CALLER: I just wanted to tell you about my remembrance of Reagan. I was seven years old at the time of the Challenger explosion, and I had lived in Houston at the time, and the elementary school I went to was named after Sally Ride, the astronaut who didn’t go on the Challenger mission, but several of them had come and met with us and talked to us about what it was like to be in space for long periods of time, and I remember that day, watching the liftoff, and then the explosion in the sky — and after that I don’t remember so much of it. I don’t remember what my teacher said or exactly what my parents said to comfort me that evening, but I do remember watching President Reagan speaking to the nation and comforting the people after the Challenger explosion, and I just remember his words, and they were so moving to me, and that was the first time that I really realized, you know, all that the president meant to us and meant to me personally. It really got me interested in politics, made me feel comfortable and safe, and the thing I remember most about President Reagan is that he inspired me to dream big dreams and to believe that anything was possible —

RUSH: How old were you at this time? You’re saying seventh or eighth grade?

CALLER: I was seven.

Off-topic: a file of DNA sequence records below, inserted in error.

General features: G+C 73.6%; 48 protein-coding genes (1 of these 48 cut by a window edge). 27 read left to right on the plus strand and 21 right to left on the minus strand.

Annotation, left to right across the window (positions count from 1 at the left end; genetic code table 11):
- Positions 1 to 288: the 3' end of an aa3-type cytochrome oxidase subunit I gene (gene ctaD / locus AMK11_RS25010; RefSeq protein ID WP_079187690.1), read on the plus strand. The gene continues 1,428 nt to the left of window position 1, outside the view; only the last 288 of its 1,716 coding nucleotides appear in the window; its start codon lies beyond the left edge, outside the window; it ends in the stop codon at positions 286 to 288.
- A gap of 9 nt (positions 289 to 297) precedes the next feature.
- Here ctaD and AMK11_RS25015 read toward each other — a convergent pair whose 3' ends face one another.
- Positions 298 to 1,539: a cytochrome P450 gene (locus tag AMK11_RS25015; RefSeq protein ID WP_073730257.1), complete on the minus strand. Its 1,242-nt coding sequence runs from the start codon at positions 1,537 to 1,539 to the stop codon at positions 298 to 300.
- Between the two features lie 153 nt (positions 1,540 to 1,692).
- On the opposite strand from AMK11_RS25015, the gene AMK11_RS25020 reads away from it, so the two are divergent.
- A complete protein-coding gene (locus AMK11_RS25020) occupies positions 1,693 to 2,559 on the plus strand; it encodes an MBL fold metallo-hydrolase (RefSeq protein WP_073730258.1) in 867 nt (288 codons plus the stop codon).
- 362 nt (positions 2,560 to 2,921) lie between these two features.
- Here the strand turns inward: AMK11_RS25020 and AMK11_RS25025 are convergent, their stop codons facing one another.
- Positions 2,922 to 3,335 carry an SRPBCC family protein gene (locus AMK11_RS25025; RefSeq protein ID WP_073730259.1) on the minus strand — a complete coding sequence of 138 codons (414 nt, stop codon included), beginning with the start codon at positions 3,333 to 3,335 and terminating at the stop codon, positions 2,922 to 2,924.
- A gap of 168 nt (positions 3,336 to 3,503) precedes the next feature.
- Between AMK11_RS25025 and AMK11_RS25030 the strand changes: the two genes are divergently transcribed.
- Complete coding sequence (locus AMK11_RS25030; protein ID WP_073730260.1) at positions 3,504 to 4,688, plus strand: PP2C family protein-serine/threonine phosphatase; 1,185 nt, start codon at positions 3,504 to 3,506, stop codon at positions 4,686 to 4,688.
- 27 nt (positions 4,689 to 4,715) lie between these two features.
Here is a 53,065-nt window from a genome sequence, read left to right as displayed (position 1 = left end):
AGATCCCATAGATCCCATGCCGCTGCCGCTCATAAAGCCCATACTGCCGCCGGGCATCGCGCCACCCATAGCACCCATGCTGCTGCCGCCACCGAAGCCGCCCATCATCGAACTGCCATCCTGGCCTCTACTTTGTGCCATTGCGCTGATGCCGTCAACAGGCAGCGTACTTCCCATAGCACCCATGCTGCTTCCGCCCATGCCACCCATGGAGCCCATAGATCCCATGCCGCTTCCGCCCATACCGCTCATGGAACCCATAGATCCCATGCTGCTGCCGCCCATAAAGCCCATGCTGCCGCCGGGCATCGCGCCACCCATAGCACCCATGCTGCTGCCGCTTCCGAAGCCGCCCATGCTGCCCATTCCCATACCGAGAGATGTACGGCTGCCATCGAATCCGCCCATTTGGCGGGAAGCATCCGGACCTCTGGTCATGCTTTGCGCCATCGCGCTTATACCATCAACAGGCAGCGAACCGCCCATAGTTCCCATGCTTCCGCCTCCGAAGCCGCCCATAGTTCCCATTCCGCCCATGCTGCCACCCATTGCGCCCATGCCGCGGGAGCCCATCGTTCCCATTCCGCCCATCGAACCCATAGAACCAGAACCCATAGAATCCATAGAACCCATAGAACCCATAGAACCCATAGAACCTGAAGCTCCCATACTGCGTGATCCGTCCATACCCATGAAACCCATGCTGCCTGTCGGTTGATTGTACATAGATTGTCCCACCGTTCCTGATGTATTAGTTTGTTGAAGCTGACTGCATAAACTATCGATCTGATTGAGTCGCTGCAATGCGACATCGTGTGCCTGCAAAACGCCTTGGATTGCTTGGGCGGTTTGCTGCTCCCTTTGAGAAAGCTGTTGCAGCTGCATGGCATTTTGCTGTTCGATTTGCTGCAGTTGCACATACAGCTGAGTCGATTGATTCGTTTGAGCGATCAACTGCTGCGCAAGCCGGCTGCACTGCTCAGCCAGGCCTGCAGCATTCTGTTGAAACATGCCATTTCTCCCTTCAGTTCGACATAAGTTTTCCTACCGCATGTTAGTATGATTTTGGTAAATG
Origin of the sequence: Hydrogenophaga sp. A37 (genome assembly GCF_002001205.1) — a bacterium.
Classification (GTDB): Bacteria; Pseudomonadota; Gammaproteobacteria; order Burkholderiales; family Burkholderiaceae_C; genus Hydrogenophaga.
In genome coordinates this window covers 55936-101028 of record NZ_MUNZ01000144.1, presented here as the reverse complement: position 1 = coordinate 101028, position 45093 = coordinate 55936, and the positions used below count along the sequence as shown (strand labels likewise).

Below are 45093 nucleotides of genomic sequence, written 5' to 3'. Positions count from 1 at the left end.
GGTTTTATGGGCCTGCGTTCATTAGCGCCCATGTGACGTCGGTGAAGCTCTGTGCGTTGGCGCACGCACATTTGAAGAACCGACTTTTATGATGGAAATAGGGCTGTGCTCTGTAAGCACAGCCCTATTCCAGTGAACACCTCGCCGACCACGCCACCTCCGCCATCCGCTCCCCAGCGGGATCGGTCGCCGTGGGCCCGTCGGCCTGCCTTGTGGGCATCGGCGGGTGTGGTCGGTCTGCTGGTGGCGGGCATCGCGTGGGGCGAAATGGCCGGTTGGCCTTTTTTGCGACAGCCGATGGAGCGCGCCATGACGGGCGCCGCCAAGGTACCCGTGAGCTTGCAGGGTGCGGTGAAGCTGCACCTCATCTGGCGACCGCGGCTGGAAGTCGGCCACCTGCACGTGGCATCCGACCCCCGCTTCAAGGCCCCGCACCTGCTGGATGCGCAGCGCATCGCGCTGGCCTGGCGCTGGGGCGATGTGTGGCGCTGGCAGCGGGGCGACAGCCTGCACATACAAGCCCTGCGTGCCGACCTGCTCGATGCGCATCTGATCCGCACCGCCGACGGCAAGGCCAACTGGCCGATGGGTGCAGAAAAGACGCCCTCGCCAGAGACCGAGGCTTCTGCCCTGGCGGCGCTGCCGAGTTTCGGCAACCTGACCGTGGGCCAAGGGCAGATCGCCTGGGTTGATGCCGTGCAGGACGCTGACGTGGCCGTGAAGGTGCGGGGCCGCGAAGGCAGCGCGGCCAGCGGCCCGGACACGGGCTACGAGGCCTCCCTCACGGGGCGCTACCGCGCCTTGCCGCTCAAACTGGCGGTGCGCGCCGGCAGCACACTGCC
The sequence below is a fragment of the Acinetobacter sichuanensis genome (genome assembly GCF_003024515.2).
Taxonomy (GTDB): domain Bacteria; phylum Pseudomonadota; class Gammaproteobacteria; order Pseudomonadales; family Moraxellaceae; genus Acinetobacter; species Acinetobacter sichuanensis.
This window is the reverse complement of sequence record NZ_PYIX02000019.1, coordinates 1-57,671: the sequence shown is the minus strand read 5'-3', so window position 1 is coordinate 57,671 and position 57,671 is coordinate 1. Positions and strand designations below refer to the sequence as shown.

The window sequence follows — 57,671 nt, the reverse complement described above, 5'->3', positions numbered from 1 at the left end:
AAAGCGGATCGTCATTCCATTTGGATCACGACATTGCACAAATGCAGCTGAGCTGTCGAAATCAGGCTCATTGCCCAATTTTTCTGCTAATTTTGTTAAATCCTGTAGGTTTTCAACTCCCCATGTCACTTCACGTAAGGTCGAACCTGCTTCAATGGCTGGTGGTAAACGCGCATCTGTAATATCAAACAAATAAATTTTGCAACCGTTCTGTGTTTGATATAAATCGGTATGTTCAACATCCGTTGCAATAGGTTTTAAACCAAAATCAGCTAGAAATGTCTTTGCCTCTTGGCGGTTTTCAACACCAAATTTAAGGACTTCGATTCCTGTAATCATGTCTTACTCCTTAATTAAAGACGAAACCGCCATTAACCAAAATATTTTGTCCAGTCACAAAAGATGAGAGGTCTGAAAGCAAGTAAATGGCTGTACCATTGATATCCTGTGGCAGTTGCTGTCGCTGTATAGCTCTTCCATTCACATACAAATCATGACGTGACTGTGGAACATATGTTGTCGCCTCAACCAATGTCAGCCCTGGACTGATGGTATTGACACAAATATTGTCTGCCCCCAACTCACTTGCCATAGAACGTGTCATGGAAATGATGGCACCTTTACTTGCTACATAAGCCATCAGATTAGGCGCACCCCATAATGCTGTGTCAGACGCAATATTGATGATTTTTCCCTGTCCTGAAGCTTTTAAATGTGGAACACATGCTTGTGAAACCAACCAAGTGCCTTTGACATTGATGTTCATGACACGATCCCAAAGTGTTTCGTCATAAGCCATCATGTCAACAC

RUSH: Seven-years-old, okay.

CALLER: Yeah, seven, and I was in the second grade, and I just remember him inspiring us, telling us that our greatest days were ahead, and ever since then, you know, through everything else that’s happened. I was living in Oklahoma at the time of the OKC bombing, and then with 9/11 and all of the threats that we potentially face today, that’s never left me, and it will never leave me, because if he were here today, he’s tell us, ‘You know, your greatest days are ahead, America. You have the ability and you have the challenge to face anything that you put your mind to and you will,’ and so I just want to honor him today, and I want everyone to know how much I loved him and how much he touched my life and got me interested in politics.

RUSH: Thank you for calling, James. Well said, appreciate it. You know, here he is talking at age seven back in the mid-eighties when the Challenger exploded, how Reagan affected him and so forth. I can go back, and I have it here. I could go back; I could play you excerpts of Reagan’s 1964 speech that he gave for Barry Goldwater on the eve of the election, and it would sound almost like Reagan sounded in the 80s, because that’s who he was, sounded like that through his whole life. He never wavered. He didn’t change. He used to be a Democrat, but became a Republican and did that because the Democratic Party moved away from him. Talk about commitment to core values and principles. I don’t even think he had to think about it. He didn’t, ‘Okay, who do I…’ It just was, and these calls, for all of you who spotted this and recognized this when you were seven, I mean years and years and years before you were even a thought in your parents’ dirty minds, Ronald Reagan was who he was. I’m just being funny with dirty, don’t take it personally. You are all legitimate.

END TRANSCRIPT